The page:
Cover of Is Geography Destiny? by Edited by John Luke Gallup, Alejandro Gaviria, and Eduardo Lora
Is Geography Destiny?
Lessons from Latin America
Edited by John Luke Gallup, Alejandro Gaviria, and Eduardo Lora

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2003
188 pages.
$24.95

Paper ISBN: 9780804749275

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Geographic interpretations of development recently have become the subject of much renewed interest and debate within scholarly and public policy circles. Focusing on Latin America, this book examines how physical and human geography has influenced the region’s potential for economic and social development.

The book assesses how geography affects differences in development between countries and more specifically between Latin America and other regions of the world. The effects of geography on regional development are examined through four channels: the productivity of land, health conditions, frequency and intensity of natural disasters, and access to markets. The book then explores how geography has influenced development within countries through case studies of Bolivia, Brazil, Colombia, Mexico, and Peru—countries significant for their geographical diversity as well as their wide socioeconomic disparities. These case studies illustrate numerous exceptions to international patterns and prove that while geography matters, it need not determine a country's destiny.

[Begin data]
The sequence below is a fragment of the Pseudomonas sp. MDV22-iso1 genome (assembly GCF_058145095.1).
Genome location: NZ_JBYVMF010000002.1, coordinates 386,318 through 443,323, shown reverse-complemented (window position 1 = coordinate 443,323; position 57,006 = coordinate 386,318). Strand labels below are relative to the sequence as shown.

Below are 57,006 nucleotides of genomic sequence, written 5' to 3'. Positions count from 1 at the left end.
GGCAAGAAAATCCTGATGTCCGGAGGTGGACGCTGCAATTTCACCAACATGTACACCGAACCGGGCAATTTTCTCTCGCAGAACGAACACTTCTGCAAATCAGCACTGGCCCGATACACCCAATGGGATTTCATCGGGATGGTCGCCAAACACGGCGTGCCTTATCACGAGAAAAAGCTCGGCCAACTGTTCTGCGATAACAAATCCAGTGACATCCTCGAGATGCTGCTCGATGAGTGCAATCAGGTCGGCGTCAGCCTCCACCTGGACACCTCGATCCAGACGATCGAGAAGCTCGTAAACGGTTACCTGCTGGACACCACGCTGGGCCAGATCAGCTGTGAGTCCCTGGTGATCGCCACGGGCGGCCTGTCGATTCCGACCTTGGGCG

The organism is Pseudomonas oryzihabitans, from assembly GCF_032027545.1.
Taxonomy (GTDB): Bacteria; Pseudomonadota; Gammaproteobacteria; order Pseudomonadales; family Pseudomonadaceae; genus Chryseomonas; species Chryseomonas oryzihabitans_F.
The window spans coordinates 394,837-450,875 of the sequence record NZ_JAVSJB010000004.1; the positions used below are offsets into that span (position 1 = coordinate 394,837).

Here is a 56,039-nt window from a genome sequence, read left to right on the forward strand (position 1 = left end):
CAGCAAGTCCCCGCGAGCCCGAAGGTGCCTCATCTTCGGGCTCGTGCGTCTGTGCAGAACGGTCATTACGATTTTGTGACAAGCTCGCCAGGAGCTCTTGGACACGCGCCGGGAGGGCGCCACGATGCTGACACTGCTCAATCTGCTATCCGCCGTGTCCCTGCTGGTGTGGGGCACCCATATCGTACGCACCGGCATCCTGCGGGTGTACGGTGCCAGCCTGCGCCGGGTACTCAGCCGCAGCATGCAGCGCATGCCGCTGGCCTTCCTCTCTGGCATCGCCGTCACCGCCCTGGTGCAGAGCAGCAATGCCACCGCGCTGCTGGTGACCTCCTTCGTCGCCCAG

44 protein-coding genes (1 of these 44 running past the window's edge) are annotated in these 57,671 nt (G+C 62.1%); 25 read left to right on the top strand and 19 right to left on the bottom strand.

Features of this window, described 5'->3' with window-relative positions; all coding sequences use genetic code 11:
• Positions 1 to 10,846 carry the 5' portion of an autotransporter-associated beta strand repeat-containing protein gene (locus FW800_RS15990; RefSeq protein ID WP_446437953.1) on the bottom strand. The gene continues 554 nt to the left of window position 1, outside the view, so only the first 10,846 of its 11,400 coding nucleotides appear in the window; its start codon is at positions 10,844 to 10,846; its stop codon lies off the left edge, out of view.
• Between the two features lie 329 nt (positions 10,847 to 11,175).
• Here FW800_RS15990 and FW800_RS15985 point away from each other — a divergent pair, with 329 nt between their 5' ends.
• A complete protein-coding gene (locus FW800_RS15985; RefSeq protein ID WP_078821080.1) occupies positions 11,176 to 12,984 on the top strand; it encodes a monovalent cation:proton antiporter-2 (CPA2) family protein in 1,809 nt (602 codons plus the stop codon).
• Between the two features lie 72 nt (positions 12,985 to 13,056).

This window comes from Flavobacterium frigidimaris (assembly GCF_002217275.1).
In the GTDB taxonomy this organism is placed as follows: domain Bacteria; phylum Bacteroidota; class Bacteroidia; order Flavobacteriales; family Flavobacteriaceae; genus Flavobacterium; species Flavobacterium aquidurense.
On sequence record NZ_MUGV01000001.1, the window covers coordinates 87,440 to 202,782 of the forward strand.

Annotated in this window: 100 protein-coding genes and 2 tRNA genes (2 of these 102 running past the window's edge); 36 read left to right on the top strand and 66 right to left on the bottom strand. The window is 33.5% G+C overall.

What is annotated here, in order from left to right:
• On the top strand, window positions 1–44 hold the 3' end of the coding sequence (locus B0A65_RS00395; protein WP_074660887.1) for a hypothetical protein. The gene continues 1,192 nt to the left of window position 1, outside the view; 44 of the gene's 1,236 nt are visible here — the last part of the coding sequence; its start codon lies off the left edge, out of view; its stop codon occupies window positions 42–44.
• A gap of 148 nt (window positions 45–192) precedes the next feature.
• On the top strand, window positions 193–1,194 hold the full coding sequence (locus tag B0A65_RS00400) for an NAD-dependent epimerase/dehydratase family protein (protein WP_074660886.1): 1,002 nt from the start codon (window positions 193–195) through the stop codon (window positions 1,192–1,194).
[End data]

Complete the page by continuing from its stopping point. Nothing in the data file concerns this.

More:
Using the knowledge gained from these two perspectives, the book concludes with recommendations for policies that can help countries overcome the limitations imposed by geography and thereby enhance their potential for economic and social development.

About the author

John Luke Gallup is an economic consultant and former Research Fellow at the Center for International Development at Harvard University. Alejandro Gaviria is the Deputy Director of the National Planning Department of Colombia. Eduardo Lora is the Principal Advisor of the Research Department of the Inter-American Development Bank.

"...It is a very illustrative example of how geography is being reincorporated into other fields of investigation, and geographers should be aware of the ways in which this is being accomplished."

Progress in Human Geography